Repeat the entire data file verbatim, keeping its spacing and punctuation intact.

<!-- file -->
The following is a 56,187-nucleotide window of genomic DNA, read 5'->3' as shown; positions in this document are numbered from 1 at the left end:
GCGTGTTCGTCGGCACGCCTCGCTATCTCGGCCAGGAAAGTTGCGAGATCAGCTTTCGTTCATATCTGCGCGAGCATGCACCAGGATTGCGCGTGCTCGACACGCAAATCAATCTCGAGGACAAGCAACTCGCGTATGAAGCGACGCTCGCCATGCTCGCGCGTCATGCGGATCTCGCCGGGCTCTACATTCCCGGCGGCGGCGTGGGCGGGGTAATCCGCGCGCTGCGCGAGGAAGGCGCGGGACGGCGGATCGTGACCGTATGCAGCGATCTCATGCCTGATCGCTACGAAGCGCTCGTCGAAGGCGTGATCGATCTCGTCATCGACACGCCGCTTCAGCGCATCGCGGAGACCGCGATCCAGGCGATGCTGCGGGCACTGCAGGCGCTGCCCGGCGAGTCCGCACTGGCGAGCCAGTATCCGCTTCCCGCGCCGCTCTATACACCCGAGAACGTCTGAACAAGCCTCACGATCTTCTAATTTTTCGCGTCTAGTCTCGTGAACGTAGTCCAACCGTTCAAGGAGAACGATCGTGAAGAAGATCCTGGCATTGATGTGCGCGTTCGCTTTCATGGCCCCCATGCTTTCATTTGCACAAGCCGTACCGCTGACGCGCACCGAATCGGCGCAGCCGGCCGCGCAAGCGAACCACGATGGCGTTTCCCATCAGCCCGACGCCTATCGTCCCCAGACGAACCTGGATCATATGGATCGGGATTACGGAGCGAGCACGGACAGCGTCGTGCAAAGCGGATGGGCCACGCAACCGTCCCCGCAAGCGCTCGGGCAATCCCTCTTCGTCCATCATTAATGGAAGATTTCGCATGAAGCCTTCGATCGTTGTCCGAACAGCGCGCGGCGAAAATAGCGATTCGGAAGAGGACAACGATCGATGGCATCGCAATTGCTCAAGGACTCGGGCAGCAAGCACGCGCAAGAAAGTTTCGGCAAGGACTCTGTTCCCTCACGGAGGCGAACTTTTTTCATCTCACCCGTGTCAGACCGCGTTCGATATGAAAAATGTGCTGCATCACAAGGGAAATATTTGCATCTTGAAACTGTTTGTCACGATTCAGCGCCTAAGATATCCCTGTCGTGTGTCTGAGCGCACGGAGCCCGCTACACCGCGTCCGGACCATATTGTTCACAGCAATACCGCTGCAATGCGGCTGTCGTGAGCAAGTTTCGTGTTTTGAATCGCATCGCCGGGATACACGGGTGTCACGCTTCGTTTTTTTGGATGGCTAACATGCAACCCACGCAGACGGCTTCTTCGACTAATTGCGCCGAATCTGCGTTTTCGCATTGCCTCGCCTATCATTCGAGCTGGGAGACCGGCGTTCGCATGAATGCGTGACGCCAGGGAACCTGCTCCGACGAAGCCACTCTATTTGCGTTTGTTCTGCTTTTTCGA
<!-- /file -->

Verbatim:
The following is a 56,187-nucleotide window of genomic DNA, read 5'->3' as shown; positions in this document are numbered from 1 at the left end:
GCGTGTTCGTCGGCACGCCTCGCTATCTCGGCCAGGAAAGTTGCGAGATCAGCTTTCGTTCATATCTGCGCGAGCATGCACCAGGATTGCGCGTGCTCGACACGCAAATCAATCTCGAGGACAAGCAACTCGCGTATGAAGCGACGCTCGCCATGCTCGCGCGTCATGCGGATCTCGCCGGGCTCTACATTCCCGGCGGCGGCGTGGGCGGGGTAATCCGCGCGCTGCGCGAGGAAGGCGCGGGACGGCGGATCGTGACCGTATGCAGCGATCTCATGCCTGATCGCTACGAAGCGCTCGTCGAAGGCGTGATCGATCTCGTCATCGACACGCCGCTTCAGCGCATCGCGGAGACCGCGATCCAGGCGATGCTGCGGGCACTGCAGGCGCTGCCCGGCGAGTCCGCACTGGCGAGCCAGTATCCGCTTCCCGCGCCGCTCTATACACCCGAGAACGTCTGAACAAGCCTCACGATCTTCTAATTTTTCGCGTCTAGTCTCGTGAACGTAGTCCAACCGTTCAAGGAGAACGATCGTGAAGAAGATCCTGGCATTGATGTGCGCGTTCGCTTTCATGGCCCCCATGCTTTCATTTGCACAAGCCGTACCGCTGACGCGCACCGAATCGGCGCAGCCGGCCGCGCAAGCGAACCACGATGGCGTTTCCCATCAGCCCGACGCCTATCGTCCCCAGACGAACCTGGATCATATGGATCGGGATTACGGAGCGAGCACGGACAGCGTCGTGCAAAGCGGATGGGCCACGCAACCGTCCCCGCAAGCGCTCGGGCAATCCCTCTTCGTCCATCATTAATGGAAGATTTCGCATGAAGCCTTCGATCGTTGTCCGAACAGCGCGCGGCGAAAATAGCGATTCGGAAGAGGACAACGATCGATGGCATCGCAATTGCTCAAGGACTCGGGCAGCAAGCACGCGCAAGAAAGTTTCGGCAAGGACTCTGTTCCCTCACGGAGGCGAACTTTTTTCATCTCACCCGTGTCAGACCGCGTTCGATATGAAAAATGTGCTGCATCACAAGGGAAATATTTGCATCTTGAAACTGTTTGTCACGATTCAGCGCCTAAGATATCCCTGTCGTGTGTCTGAGCGCACGGAGCCCGCTACACCGCGTCCGGACCATATTGTTCACAGCAATACCGCTGCAATGCGGCTGTCGTGAGCAAGTTTCGTGTTTTGAATCGCATCGCCGGGATACACGGGTGTCACGCTTCGTTTTTTTGGATGGCTAACATGCAACCCACGCAGACGGCTTCTTCGACTAATTGCGCCGAATCTGCGTTTTCGCATTGCCTCGCCTATCATTCGAGCTGGGAGACCGGCGTTCGCATGAATGCGTGACGCCAGGGAACCTGCTCCGACGAAGCCACTCTATTTGCGTTTGTTCTGCTTTTTCGA